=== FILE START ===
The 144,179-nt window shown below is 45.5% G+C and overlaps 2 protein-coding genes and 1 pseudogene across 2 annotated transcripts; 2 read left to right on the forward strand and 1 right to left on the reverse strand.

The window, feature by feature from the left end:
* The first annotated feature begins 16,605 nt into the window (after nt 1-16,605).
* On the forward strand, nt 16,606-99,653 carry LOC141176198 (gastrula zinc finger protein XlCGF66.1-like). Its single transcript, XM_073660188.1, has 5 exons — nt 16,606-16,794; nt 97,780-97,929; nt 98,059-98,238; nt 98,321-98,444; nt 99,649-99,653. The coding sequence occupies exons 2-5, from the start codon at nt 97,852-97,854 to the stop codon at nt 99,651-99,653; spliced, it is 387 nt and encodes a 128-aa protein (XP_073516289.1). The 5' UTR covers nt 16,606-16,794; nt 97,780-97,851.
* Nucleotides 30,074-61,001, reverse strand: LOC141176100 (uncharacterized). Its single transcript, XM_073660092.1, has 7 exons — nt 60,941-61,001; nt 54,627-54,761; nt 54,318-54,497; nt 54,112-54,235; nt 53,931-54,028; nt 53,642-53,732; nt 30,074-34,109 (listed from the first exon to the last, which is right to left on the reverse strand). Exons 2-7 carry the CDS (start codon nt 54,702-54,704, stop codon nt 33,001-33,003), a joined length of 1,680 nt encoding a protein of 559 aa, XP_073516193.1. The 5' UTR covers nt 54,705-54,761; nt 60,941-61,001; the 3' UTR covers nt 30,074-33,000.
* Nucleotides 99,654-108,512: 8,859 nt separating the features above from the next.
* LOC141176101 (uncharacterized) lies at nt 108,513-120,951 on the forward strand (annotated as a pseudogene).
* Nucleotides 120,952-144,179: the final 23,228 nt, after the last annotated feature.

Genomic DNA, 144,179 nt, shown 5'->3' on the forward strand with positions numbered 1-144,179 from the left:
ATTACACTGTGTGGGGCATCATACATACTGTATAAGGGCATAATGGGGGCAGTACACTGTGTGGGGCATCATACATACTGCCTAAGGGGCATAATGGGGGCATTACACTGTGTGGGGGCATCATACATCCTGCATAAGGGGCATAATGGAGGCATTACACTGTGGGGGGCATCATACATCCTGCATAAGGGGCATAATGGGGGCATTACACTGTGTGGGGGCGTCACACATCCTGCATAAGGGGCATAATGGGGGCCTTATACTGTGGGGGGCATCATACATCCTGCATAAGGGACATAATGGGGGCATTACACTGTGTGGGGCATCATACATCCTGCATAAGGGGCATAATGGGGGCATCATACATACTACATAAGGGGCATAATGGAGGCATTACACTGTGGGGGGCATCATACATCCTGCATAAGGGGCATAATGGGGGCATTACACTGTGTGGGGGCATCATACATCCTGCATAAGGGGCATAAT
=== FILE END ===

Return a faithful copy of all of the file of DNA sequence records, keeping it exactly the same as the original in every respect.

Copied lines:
The 144,179-nt window shown below is 45.5% G+C and overlaps 2 protein-coding genes and 1 pseudogene across 2 annotated transcripts; 2 read left to right on the forward strand and 1 right to left on the reverse strand.

The window, feature by feature from the left end:
* The first annotated feature begins 16,605 nt into the window (after nt 1-16,605).
* On the forward strand, nt 16,606-99,653 carry LOC141176198 (gastrula zinc finger protein XlCGF66.1-like). Its single transcript, XM_073660188.1, has 5 exons — nt 16,606-16,794; nt 97,780-97,929; nt 98,059-98,238; nt 98,321-98,444; nt 99,649-99,653. The coding sequence occupies exons 2-5, from the start codon at nt 97,852-97,854 to the stop codon at nt 99,651-99,653; spliced, it is 387 nt and encodes a 128-aa protein (XP_073516289.1). The 5' UTR covers nt 16,606-16,794; nt 97,780-97,851.
* Nucleotides 30,074-61,001, reverse strand: LOC141176100 (uncharacterized). Its single transcript, XM_073660092.1, has 7 exons — nt 60,941-61,001; nt 54,627-54,761; nt 54,318-54,497; nt 54,112-54,235; nt 53,931-54,028; nt 53,642-53,732; nt 30,074-34,109 (listed from the first exon to the last, which is right to left on the reverse strand). Exons 2-7 carry the CDS (start codon nt 54,702-54,704, stop codon nt 33,001-33,003), a joined length of 1,680 nt encoding a protein of 559 aa, XP_073516193.1. The 5' UTR covers nt 54,705-54,761; nt 60,941-61,001; the 3' UTR covers nt 30,074-33,000.
* Nucleotides 99,654-108,512: 8,859 nt separating the features above from the next.
* LOC141176101 (uncharacterized) lies at nt 108,513-120,951 on the forward strand (annotated as a pseudogene).
* Nucleotides 120,952-144,179: the final 23,228 nt, after the last annotated feature.

Genomic DNA, 144,179 nt, shown 5'->3' on the forward strand with positions numbered 1-144,179 from the left:
ATTACACTGTGTGGGGCATCATACATACTGTATAAGGGCATAATGGGGGCAGTACACTGTGTGGGGCATCATACATACTGCCTAAGGGGCATAATGGGGGCATTACACTGTGTGGGGGCATCATACATCCTGCATAAGGGGCATAATGGAGGCATTACACTGTGGGGGGCATCATACATCCTGCATAAGGGGCATAATGGGGGCATTACACTGTGTGGGGGCGTCACACATCCTGCATAAGGGGCATAATGGGGGCCTTATACTGTGGGGGGCATCATACATCCTGCATAAGGGACATAATGGGGGCATTACACTGTGTGGGGCATCATACATCCTGCATAAGGGGCATAATGGGGGCATCATACATACTACATAAGGGGCATAATGGAGGCATTACACTGTGGGGGGCATCATACATCCTGCATAAGGGGCATAATGGGGGCATTACACTGTGTGGGGGCATCATACATCCTGCATAAGGGGCATAAT